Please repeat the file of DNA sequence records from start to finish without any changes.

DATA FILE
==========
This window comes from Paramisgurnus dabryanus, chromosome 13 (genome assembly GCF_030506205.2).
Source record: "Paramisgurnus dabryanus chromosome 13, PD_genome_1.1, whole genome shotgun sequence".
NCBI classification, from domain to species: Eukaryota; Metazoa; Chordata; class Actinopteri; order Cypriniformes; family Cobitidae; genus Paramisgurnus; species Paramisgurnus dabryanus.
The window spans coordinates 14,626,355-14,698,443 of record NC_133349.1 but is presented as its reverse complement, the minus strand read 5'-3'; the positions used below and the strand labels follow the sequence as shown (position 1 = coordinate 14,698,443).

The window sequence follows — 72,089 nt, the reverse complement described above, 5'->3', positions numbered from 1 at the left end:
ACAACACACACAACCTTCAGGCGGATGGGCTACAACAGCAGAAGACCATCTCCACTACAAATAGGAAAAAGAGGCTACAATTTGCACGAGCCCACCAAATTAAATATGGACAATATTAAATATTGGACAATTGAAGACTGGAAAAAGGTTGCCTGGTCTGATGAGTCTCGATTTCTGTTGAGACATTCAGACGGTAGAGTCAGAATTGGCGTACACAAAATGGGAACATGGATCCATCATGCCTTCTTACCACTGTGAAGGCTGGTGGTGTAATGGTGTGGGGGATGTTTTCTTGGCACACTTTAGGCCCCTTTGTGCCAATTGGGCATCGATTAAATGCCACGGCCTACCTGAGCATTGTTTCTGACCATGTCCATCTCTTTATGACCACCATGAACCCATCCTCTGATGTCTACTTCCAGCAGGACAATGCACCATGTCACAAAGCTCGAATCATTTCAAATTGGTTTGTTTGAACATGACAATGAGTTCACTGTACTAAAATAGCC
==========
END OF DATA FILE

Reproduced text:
This window comes from Paramisgurnus dabryanus, chromosome 13 (genome assembly GCF_030506205.2).
Source record: "Paramisgurnus dabryanus chromosome 13, PD_genome_1.1, whole genome shotgun sequence".
NCBI classification, from domain to species: Eukaryota; Metazoa; Chordata; class Actinopteri; order Cypriniformes; family Cobitidae; genus Paramisgurnus; species Paramisgurnus dabryanus.
The window spans coordinates 14,626,355-14,698,443 of record NC_133349.1 but is presented as its reverse complement, the minus strand read 5'-3'; the positions used below and the strand labels follow the sequence as shown (position 1 = coordinate 14,698,443).

The window sequence follows — 72,089 nt, the reverse complement described above, 5'->3', positions numbered from 1 at the left end:
ACAACACACACAACCTTCAGGCGGATGGGCTACAACAGCAGAAGACCATCTCCACTACAAATAGGAAAAAGAGGCTACAATTTGCACGAGCCCACCAAATTAAATATGGACAATATTAAATATTGGACAATTGAAGACTGGAAAAAGGTTGCCTGGTCTGATGAGTCTCGATTTCTGTTGAGACATTCAGACGGTAGAGTCAGAATTGGCGTACACAAAATGGGAACATGGATCCATCATGCCTTCTTACCACTGTGAAGGCTGGTGGTGTAATGGTGTGGGGGATGTTTTCTTGGCACACTTTAGGCCCCTTTGTGCCAATTGGGCATCGATTAAATGCCACGGCCTACCTGAGCATTGTTTCTGACCATGTCCATCTCTTTATGACCACCATGAACCCATCCTCTGATGTCTACTTCCAGCAGGACAATGCACCATGTCACAAAGCTCGAATCATTTCAAATTGGTTTGTTTGAACATGACAATGAGTTCACTGTACTAAAATAGCC